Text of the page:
This leads me to two points and one clever but serious suggestion.

We must teach our own kids

As a Black parent it is important that I make sure my son knows that our ancestral history in America may have begun in the bowels of slavery however, it stretches wider and goes deeper than most would like to acknowledge. It is no denying that we were an enslaved people however, next to slave put a comma and not a period. My son will learn that Black people were and still are queens, kings, inventors, scientists, writers, poets, musicians, scholars, actors, entrepreneurs, and the list goes on. Now we can include the distinguished honor of President.  We were not a people looking to be led because we were already leaders. Clearly, if we don’t teach our children, who will? We can’t continually expect the education system to accurately depict the truth, can we? If we do, Honest Abe is going to be doing a lot more than freeing slaves and killing vampires.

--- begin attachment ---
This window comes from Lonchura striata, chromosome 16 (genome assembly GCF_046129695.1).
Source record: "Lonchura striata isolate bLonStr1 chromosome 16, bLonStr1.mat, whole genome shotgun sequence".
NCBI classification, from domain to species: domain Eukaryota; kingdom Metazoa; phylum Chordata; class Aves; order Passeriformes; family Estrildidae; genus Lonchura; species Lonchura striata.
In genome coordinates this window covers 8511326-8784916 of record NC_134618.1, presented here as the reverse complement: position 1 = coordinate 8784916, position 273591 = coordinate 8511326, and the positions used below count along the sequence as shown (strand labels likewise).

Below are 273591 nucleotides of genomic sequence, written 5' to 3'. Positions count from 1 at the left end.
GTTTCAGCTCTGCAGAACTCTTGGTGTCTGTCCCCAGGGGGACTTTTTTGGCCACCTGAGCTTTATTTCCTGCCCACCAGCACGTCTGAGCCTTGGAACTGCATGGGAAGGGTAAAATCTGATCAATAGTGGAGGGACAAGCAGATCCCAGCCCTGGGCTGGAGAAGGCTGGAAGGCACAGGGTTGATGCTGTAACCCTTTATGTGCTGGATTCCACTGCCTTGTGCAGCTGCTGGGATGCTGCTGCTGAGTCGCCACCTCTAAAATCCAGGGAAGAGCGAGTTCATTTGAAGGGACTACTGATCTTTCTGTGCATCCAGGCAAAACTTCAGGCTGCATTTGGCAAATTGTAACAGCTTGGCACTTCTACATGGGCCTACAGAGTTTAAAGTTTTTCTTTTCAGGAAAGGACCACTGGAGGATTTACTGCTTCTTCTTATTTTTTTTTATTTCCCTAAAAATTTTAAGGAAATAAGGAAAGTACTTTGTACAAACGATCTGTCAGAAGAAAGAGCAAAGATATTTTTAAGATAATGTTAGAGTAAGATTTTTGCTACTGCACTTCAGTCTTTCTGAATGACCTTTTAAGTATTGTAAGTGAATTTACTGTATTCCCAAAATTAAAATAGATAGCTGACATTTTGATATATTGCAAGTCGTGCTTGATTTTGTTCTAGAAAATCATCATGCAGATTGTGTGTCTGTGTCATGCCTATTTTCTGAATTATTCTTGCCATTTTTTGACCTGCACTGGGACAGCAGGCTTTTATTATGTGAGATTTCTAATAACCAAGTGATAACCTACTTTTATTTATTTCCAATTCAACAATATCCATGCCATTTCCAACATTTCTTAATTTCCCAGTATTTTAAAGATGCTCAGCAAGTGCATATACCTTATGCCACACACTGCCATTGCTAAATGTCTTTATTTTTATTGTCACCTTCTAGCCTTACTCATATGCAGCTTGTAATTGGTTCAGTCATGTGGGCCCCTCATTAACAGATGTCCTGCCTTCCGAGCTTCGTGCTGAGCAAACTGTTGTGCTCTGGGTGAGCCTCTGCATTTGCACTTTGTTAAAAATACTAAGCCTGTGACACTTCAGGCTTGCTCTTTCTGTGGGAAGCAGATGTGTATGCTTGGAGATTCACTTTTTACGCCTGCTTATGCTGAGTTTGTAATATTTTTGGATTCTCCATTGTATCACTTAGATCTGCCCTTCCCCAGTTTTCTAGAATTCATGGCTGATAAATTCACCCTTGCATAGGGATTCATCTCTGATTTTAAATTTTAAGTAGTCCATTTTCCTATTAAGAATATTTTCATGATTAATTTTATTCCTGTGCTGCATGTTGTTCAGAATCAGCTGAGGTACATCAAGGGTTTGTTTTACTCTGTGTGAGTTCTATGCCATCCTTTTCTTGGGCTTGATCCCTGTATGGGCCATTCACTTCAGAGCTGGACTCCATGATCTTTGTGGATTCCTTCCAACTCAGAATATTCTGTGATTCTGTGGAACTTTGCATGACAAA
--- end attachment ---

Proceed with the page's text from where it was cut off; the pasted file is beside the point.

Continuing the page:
Stop with the family secrets

It is just essential that our children know their familial history too. Unlike, those that immigrate to this country it is hard for most of us to definitively trace our linage back several generations, for several reasons. However, we need to make sure we share the information we do know. I grew up in a southern household in the heart of the big city, where there were many secrets, things left unaddressed, and information that has been taken to graves all in the name of family.  The old heads thought they were doing the best to keep the family together but not realizing the generational effects these secrets, lies, and half-truths would have on the family.

Black History 365, Never!